According to another embodiment of the method of this invention, the second winding current value that is given by the arithmetic mean of the values measured first at an anticipated instant, and after a delayed instant, may be further improved by summing to it a correction term determined in function of the difference of the two measured values.
According to another embodiment of the method of this invention, particularly effective when the analog-to-digital converter is coupled to the winding on which the current may be measured through a low-pass noise fitter, the errors due to the presence of the filter may be compensated by summing a correction value to the current through the winding that is measured at the desired instant and to the estimated current flowing through the other winding.
Alternatively, in a wired or circuital implementation, the method of this invention may also be implemented via software by a microprocessor that executes a program.
According to the method of this invention, in order to eliminate or reduce the error that normally affects estimations of currents flowing at a certain instant through two windings of a three-phase load when using a single measurement instrument, one of the two currents is measured at the desired instant (0 or T/2) of the modulation period T. The other current is measured twice at different instants preceding and following the desired instant by an anticipation and a delay not longer than half of the SVM period, respectively at instants −δ and δ (or T/2−.δ and T/2+.δ).
The measuring instrument is normally coupled to one and to the other winding of the load through a low-pass filter and an analog-to-digital converter. The anticipation/delay δ is longer than the conversion time of the A/D converter, according to the scheme depicted in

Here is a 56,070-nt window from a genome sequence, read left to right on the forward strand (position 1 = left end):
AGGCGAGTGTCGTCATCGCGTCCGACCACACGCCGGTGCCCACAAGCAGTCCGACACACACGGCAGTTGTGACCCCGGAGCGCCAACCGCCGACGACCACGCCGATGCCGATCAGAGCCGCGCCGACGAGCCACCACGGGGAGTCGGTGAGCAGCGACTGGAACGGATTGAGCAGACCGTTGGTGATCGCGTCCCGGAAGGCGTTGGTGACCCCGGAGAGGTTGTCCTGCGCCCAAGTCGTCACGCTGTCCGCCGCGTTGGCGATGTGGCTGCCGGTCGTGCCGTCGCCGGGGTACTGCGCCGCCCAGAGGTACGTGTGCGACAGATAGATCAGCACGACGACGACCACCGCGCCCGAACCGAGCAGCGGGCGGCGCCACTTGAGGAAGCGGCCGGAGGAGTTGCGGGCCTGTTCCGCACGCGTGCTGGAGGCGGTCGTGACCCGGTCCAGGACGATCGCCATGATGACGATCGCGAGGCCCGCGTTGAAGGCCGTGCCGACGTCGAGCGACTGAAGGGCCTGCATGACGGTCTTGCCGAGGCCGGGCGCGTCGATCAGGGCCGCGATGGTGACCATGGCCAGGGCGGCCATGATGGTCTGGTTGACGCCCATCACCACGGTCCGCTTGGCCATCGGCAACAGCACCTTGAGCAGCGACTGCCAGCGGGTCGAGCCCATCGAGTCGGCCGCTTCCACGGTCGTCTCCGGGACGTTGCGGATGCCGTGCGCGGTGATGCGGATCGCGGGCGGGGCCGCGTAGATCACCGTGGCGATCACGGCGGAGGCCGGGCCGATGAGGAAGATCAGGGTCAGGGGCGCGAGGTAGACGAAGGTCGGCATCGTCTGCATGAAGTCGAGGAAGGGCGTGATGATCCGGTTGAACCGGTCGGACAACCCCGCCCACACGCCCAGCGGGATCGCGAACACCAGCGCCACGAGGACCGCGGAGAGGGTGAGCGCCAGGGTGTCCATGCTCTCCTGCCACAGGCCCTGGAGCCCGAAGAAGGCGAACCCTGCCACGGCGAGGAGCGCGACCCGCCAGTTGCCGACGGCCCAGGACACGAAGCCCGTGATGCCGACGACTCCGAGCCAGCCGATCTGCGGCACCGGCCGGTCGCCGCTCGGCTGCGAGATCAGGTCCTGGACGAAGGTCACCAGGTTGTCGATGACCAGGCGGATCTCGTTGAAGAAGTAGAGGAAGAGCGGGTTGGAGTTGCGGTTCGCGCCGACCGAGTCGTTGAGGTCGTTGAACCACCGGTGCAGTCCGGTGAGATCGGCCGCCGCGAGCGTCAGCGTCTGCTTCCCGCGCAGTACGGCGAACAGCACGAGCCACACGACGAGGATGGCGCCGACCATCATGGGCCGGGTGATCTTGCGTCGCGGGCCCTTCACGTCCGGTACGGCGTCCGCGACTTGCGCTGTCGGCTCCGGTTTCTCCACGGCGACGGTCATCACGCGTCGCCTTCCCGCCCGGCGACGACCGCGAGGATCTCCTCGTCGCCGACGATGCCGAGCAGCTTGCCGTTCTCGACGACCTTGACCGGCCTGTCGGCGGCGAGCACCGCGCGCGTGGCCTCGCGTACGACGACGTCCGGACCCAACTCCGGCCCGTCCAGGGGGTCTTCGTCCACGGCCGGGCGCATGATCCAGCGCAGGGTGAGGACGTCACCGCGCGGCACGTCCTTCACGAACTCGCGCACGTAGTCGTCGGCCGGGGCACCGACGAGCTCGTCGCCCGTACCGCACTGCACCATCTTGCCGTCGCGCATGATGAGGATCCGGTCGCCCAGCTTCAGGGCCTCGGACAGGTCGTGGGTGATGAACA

Investigations carried out by the applicant showed that the value of the current measured at the chosen favorable instant 0 (or T/2) can be estimated with sufficient accuracy as the arithmetic mean of the two values acquired respectively in advance, and with a delay (that is at instants −δ and δ or T/2−.δ and T/2+.δ) from the chosen instant.
With this technique, a current value estimated during a single modulation period has a significantly reduced error because the error due to harmonic currents superposed to the main component is practically eliminated and the error caused by the time separation between measurement on two distinct phase windings of the load is also significantly reduced.
This measurement approach has been found effective in eliminating both contributions to the measurement error while introducing an error due to the approximation of the arithmetic mean of the two repeated measurements on one of the two windings. However, it has been found that the overall error is outstandingly reduced.
In simulations carried out for verifying the reliability of this technique, a maximum error of 10−3 for a 10A peak-to-peak current (that is a maximum relative error of 10−4) resulted, and that was by far smaller than the resolution of the A/D converter and of the precision of the sensing resistor.
Moreover, the use of a 10 bit A/D converter instead of a more expensive 12 bit converter was found justified, because a finer resolution of the A/D converter would not significantly improve accuracy of the measurements when sensing resistors are used for sensing the currents.
On another account, the novel technique of this invention requires the performance of three measurements every modulation period instead of two, as is done in the prior art, and implies a greater complexity of the control system, both in case of hardware and of software implementation.